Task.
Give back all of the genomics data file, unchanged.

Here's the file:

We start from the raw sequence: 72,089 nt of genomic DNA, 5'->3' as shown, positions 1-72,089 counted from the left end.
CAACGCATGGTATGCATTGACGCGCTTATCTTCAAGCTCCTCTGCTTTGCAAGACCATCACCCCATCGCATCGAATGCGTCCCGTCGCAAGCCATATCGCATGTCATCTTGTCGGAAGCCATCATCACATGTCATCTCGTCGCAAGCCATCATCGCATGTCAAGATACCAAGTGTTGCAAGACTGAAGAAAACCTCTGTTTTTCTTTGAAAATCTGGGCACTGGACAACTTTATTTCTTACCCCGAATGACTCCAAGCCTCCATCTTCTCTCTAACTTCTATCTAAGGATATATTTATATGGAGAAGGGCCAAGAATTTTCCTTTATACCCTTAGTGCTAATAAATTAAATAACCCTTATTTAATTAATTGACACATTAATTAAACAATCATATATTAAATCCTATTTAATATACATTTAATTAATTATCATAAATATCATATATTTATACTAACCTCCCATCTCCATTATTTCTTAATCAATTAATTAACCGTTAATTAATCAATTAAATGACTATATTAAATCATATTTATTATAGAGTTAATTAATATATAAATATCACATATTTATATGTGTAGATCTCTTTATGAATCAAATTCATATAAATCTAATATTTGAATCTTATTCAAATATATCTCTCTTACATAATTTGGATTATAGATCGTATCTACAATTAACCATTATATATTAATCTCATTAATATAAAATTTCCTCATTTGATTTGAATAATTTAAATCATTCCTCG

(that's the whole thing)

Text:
We start from the raw sequence: 72,089 nt of genomic DNA, 5'->3' as shown, positions 1-72,089 counted from the left end.
CAACGCATGGTATGCATTGACGCGCTTATCTTCAAGCTCCTCTGCTTTGCAAGACCATCACCCCATCGCATCGAATGCGTCCCGTCGCAAGCCATATCGCATGTCATCTTGTCGGAAGCCATCATCACATGTCATCTCGTCGCAAGCCATCATCGCATGTCAAGATACCAAGTGTTGCAAGACTGAAGAAAACCTCTGTTTTTCTTTGAAAATCTGGGCACTGGACAACTTTATTTCTTACCCCGAATGACTCCAAGCCTCCATCTTCTCTCTAACTTCTATCTAAGGATATATTTATATGGAGAAGGGCCAAGAATTTTCCTTTATACCCTTAGTGCTAATAAATTAAATAACCCTTATTTAATTAATTGACACATTAATTAAACAATCATATATTAAATCCTATTTAATATACATTTAATTAATTATCATAAATATCATATATTTATACTAACCTCCCATCTCCATTATTTCTTAATCAATTAATTAACCGTTAATTAATCAATTAAATGACTATATTAAATCATATTTATTATAGAGTTAATTAATATATAAATATCACATATTTATATGTGTAGATCTCTTTATGAATCAAATTCATATAAATCTAATATTTGAATCTTATTCAAATATATCTCTCTTACATAATTTGGATTATAGATCGTATCTACAATTAACCATTATATATTAATCTCATTAATATAAAATTTCCTCATTTGATTTGAATAATTTAAATCATTCCTCG